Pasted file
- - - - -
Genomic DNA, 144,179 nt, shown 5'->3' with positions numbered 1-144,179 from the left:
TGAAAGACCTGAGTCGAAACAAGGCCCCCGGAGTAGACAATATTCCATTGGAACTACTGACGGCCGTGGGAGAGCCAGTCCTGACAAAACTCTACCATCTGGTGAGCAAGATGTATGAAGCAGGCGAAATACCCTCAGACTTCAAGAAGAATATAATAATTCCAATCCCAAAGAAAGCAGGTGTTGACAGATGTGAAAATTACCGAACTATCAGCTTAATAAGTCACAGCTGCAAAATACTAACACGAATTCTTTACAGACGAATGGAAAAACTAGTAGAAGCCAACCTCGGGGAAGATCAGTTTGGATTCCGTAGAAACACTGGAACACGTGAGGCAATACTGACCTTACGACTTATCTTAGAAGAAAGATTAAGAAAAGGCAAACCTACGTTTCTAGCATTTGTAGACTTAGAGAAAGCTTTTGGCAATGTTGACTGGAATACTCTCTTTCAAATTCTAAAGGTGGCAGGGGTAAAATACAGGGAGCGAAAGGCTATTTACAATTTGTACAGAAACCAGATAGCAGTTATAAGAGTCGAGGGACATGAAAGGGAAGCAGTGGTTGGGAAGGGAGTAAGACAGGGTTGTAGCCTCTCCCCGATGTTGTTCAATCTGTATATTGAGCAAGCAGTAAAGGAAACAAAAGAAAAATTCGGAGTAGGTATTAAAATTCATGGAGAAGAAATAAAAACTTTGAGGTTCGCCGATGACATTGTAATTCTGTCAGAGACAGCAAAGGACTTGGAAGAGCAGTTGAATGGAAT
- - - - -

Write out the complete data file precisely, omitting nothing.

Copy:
Genomic DNA, 144,179 nt, shown 5'->3' with positions numbered 1-144,179 from the left:
TGAAAGACCTGAGTCGAAACAAGGCCCCCGGAGTAGACAATATTCCATTGGAACTACTGACGGCCGTGGGAGAGCCAGTCCTGACAAAACTCTACCATCTGGTGAGCAAGATGTATGAAGCAGGCGAAATACCCTCAGACTTCAAGAAGAATATAATAATTCCAATCCCAAAGAAAGCAGGTGTTGACAGATGTGAAAATTACCGAACTATCAGCTTAATAAGTCACAGCTGCAAAATACTAACACGAATTCTTTACAGACGAATGGAAAAACTAGTAGAAGCCAACCTCGGGGAAGATCAGTTTGGATTCCGTAGAAACACTGGAACACGTGAGGCAATACTGACCTTACGACTTATCTTAGAAGAAAGATTAAGAAAAGGCAAACCTACGTTTCTAGCATTTGTAGACTTAGAGAAAGCTTTTGGCAATGTTGACTGGAATACTCTCTTTCAAATTCTAAAGGTGGCAGGGGTAAAATACAGGGAGCGAAAGGCTATTTACAATTTGTACAGAAACCAGATAGCAGTTATAAGAGTCGAGGGACATGAAAGGGAAGCAGTGGTTGGGAAGGGAGTAAGACAGGGTTGTAGCCTCTCCCCGATGTTGTTCAATCTGTATATTGAGCAAGCAGTAAAGGAAACAAAAGAAAAATTCGGAGTAGGTATTAAAATTCATGGAGAAGAAATAAAAACTTTGAGGTTCGCCGATGACATTGTAATTCTGTCAGAGACAGCAAAGGACTTGGAAGAGCAGTTGAATGGAAT